Hey, I’ve got a treat of a recipe for you. Easy & quick, healthy and just full of flavor. A little creamy, a little spicy and probably a little different than your everyday fare, unless you’re from Guatemala, where the dish Pollo en Leche de Coco – Guatemalan Chicken in Coconut Milk is from.
I fell hard for this gorgeous dish from the first taste. It was at a restaurant that served mostly Mexican foods with a few Guatemalan specialties of the owner who originally came from there. Knowing that I can get pretty much all the same old standards at any Midwestern Mexican restaurant, I was all over her specialties.
About Pollo en Leche de Coco – Guatemalan Chicken in Coconut Milk:
So I can’t claim a lot of familiarity with this dish, being I’m from Minnesota and all, eh. It’s not like I’ve had the dish in Guatemala or tasted it in someone’s home from a recipe handed down through generations. I can claim this is every bit as good as the dish in that restaurant. I can claim that I’ve made it a number of times, that’s how much I love it and that every time I’m back in that town, I stop at that restaurant and order it again. Just to be sure, lol.
I feel like I want to describe Pollo en Leche de Coco – Guatemalan Chicken in Coconut Milk in some kind of poetic words that will give it justice but sometimes words just fail me. It’s crave-worthy and every food adjective I can think of! It has flavor for days and a bit of heat. Not, hot, hot just enough to barely ride over the top of the creaminess; the heat is tamed by the coconut milk. The chicken is juicy and tender and it’s one of those dishes that’s actually simple to make but so beautiful and complex in taste that you’ll look like a genius when you bring it to the table.
So here it is, Pollo en Leche de Coco – Guatemalan Chicken in Coconut Milk, an absolutely gorgeous dish, with a lovely presentation. I’ve served it as they did at the restaurant with Guatemalan Rice and Beans and a few pickled veggies, Escabeche. The restaurant also served their Pollo en Leche de Coco with a couple of plantains and some warmed tortillas, but I just wasn’t about to be cooking for hours! I’m all about easy these days!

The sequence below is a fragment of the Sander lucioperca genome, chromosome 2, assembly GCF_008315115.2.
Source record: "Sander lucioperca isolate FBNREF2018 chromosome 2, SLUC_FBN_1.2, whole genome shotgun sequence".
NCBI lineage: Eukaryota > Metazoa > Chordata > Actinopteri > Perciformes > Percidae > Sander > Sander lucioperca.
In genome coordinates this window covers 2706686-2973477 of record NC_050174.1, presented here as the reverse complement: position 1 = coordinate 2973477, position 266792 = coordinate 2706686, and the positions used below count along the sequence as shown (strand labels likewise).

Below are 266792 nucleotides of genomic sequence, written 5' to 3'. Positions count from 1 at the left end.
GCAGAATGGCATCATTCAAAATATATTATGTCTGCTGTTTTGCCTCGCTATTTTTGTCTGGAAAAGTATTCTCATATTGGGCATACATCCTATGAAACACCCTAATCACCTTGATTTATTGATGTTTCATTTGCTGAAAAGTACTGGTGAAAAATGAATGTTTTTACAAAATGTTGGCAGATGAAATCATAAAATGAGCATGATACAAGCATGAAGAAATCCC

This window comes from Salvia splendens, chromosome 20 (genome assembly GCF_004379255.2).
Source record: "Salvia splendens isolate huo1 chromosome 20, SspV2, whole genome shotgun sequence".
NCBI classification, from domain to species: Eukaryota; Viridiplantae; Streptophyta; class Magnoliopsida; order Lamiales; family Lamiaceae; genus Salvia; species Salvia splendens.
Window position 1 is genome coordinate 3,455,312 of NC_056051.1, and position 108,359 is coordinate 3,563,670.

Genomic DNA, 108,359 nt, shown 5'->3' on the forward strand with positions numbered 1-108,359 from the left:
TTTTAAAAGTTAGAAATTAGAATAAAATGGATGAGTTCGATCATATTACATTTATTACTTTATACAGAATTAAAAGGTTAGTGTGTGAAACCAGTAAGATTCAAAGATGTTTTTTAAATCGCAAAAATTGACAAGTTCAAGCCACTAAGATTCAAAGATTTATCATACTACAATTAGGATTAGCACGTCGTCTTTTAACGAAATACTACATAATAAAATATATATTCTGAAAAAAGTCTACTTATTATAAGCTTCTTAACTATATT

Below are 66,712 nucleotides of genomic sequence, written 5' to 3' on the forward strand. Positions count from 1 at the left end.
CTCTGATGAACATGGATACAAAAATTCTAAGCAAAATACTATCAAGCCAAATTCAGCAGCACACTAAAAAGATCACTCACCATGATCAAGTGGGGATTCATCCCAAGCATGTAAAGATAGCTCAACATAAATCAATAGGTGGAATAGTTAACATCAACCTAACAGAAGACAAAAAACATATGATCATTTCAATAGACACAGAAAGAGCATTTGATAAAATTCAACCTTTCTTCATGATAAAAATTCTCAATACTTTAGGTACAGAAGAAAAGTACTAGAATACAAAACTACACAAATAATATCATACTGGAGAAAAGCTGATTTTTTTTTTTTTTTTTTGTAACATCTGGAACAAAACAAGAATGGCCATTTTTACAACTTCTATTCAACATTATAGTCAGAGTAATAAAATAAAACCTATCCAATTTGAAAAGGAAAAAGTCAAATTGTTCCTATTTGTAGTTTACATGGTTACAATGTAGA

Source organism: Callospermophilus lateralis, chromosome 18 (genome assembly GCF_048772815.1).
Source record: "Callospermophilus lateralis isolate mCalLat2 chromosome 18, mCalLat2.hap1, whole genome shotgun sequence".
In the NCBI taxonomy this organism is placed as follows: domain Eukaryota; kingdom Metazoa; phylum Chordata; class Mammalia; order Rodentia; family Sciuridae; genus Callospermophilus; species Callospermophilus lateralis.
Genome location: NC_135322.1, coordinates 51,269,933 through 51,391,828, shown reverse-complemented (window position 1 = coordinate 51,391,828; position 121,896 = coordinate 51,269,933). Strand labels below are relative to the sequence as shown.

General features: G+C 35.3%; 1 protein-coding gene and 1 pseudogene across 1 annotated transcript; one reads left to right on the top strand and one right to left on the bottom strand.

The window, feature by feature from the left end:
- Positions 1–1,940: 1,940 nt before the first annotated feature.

Making Pollo en Leche de Coco – Guatemalan Chicken in Coconut Milk:
There is a potentially hard to find ingredient in the dish, Annatto, the seed from a small shrub, the Achiote plant. It has a subtle taste and aroma but is prized for the beautiful color it gives food. If you love cuisines from Latin America, pick up a package; it’s cheap and keeps just about forever in the seed form. There is a quick substitute: 1/2 teaspoon turmeric & 1/4 teaspoon paprika.
Being from the Midwest, I can’t get Guatemalan peppers and maybe you can’t either; I just use a couple of jalapenos for some mild heat and a little habanero for fruitiness. Adjust to your preferred heat level; keep in mind the coconut milk brings down the heat. About the only way you can go wrong with this dish is to discount how important a little zip from those hot peppers is, especially the fruitiness of the habanero. Without those peppers, your dish will NOT be all it could be. Trust me on this!
To get a neat little pile of the beans and rice, line a small bowl, custard cup or measuring cup with plastic wrap, pack the beans and rice in, turn over and give it a tap. With a little luck it will come out intact and you can peel off the plastic wrap.